3. Most importantly, I stopped hiding who I am and started sharing from a place of my authentic truth – the real me. Purple-streaked hair and all.

I want to leave you with this thought:

But you don’t need someone else to tell you what to do. You have everything you need inside of you.

Express Your Inner Wild Woman [Guided Meditation Inside!]

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The classroom I am teaching in this Summer is very chilly. Toward the end of class one day, I let my bun loose so my hair would cover my neck and warm it up. “It’s a little bit early to be letting your hair down, isn’t it?” one of my students teased.  I thought to myself, “No, no it’s not. In fact, this is the perfect time to let your hair down and let your Inner Wild Woman out to play.”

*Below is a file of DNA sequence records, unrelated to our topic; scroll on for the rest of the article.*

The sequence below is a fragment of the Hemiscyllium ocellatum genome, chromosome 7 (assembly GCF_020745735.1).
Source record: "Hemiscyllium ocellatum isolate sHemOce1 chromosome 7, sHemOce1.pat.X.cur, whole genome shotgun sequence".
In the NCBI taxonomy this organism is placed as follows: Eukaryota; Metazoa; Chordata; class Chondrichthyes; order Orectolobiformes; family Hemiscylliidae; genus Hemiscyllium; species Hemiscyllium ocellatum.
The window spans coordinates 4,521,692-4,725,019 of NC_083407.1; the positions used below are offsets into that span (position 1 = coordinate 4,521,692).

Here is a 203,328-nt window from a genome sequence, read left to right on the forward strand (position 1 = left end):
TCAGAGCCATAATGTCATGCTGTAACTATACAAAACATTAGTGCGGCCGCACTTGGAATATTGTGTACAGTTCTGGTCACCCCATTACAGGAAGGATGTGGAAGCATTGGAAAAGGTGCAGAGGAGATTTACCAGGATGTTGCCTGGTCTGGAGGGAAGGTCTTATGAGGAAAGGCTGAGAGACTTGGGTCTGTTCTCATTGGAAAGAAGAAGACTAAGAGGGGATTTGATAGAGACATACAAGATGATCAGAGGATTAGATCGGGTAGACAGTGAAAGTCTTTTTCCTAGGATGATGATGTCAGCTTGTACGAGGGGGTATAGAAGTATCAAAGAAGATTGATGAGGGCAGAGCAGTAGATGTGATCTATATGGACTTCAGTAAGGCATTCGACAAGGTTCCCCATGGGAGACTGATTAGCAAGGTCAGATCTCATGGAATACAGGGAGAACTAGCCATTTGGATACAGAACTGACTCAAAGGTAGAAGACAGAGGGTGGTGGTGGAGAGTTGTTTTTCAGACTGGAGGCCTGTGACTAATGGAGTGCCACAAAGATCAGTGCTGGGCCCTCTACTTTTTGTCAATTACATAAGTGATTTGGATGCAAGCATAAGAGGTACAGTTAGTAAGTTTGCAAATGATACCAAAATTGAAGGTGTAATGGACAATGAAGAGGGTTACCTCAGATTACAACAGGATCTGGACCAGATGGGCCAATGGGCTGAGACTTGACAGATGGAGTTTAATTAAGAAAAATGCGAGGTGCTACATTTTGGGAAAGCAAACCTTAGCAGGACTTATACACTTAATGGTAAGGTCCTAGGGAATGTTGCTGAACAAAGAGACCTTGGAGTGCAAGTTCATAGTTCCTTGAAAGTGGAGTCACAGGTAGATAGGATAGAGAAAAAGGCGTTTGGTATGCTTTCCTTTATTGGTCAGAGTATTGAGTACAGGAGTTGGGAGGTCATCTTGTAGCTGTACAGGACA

Spring in Idaho can be deceptive – 80s and sunny one day, 40s and rainy the next. It often looks warmer than it truly is. And yet… there is a part of me calling to get outside, to shake my hips and move, to fully express my creative self.